“Thought is time. Thought is born of experience and knowledge, which are inseparable from time and the past. Time is the psychological enemy of man. Our action is based on knowledge and therefore time, so man is always a slave to the past. Thought is ever limited and so we live in constant conflict and struggle. There is no psychological evolution. When man becomes aware of the movement of his own thoughts, he will see the division between the thinker and thought, the observer and the observed, the experiencer and the experience. He will discover that this division is an illusion. Then only is there pure observation which is insight without any shadow of the past or of time. This timeless insight brings about a deep, radical mutation in the mind.”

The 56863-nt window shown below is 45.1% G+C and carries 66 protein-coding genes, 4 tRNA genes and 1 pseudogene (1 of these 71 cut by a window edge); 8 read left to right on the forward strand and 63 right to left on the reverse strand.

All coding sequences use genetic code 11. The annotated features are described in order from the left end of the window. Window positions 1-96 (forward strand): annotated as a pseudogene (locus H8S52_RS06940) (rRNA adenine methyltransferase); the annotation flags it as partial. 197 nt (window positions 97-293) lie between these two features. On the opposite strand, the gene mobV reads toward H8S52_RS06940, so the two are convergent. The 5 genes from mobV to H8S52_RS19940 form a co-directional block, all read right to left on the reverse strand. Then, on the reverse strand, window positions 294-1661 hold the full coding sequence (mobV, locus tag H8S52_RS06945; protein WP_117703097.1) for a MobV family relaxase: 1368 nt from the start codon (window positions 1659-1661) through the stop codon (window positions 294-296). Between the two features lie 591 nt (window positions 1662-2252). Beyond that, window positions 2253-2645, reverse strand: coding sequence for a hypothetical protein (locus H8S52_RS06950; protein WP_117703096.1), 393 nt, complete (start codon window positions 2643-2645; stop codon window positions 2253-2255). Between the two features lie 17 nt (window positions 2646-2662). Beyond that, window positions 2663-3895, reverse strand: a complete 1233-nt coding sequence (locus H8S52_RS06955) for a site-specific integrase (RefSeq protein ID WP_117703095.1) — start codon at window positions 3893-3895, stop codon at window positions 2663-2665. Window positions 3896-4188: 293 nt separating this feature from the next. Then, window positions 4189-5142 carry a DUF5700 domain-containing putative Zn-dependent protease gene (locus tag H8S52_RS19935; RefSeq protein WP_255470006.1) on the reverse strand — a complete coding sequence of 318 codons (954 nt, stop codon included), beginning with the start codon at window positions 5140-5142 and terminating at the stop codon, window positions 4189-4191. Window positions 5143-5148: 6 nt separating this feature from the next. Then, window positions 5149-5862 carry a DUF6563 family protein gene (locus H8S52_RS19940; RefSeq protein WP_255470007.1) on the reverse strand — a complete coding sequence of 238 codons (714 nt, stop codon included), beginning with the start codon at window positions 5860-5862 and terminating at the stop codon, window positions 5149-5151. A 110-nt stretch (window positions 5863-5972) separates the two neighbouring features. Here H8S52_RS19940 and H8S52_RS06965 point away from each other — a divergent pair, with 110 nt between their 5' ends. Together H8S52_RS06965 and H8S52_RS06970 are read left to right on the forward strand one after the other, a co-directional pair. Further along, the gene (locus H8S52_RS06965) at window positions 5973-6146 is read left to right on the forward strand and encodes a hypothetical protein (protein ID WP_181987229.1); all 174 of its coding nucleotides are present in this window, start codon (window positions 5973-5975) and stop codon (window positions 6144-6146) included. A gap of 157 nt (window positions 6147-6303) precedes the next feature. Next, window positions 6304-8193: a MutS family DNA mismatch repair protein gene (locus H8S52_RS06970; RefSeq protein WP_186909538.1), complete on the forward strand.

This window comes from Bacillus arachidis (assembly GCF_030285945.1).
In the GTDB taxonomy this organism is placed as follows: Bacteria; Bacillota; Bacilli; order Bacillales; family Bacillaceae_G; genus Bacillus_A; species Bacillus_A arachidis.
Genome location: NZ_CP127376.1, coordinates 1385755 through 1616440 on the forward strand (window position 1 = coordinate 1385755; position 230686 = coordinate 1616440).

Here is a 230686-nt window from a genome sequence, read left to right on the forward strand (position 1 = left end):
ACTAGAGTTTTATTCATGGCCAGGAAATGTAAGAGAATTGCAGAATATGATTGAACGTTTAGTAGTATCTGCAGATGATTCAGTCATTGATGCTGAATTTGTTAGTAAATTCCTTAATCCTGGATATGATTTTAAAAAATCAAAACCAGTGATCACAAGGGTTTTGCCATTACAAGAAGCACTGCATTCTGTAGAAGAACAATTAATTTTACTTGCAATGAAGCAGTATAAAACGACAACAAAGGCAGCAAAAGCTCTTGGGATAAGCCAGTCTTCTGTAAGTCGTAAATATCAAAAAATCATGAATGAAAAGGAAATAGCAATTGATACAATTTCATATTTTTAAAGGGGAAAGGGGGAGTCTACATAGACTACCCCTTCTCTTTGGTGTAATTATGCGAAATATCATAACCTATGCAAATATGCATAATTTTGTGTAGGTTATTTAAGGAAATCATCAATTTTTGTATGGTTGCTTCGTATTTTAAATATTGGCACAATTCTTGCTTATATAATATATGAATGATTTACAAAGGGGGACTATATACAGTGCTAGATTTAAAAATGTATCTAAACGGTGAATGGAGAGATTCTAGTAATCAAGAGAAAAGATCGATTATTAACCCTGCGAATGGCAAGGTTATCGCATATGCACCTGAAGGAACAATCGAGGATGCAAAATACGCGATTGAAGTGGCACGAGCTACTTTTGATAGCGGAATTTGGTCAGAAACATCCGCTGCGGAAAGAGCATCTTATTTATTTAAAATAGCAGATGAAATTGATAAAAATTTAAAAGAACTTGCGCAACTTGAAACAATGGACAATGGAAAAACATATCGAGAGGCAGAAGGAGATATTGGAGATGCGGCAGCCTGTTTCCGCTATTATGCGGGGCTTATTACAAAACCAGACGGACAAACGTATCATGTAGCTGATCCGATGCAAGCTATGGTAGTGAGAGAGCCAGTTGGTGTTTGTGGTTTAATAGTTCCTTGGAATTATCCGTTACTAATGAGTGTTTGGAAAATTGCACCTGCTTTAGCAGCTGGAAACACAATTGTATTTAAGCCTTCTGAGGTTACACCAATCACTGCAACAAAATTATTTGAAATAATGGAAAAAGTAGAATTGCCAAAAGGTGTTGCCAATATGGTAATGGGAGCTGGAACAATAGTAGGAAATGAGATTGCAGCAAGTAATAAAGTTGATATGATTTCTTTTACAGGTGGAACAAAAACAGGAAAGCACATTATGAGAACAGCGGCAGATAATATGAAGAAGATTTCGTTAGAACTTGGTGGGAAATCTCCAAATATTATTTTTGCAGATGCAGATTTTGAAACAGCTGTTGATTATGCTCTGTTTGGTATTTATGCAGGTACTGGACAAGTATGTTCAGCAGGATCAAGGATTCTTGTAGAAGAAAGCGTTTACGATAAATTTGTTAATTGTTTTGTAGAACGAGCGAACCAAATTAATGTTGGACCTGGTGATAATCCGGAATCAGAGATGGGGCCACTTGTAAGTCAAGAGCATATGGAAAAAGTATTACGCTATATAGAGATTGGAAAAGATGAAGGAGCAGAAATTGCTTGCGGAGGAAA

The inquiry into thought and time is central to the teachings. In many ways, it is perhaps at the core of their transformative potential. It is in the inherent limitation of thought that K places the primary source of our psychological and existential miseries. Thought is limited because it is the response of memory, knowledge and experience, which are all of the past. So thought is inseparable from time. This limitation brings about division and conflict because it creates a gap between what was and what is as well as between what is and what should be. It is this quality of fragmentation that makes time the enemy of man.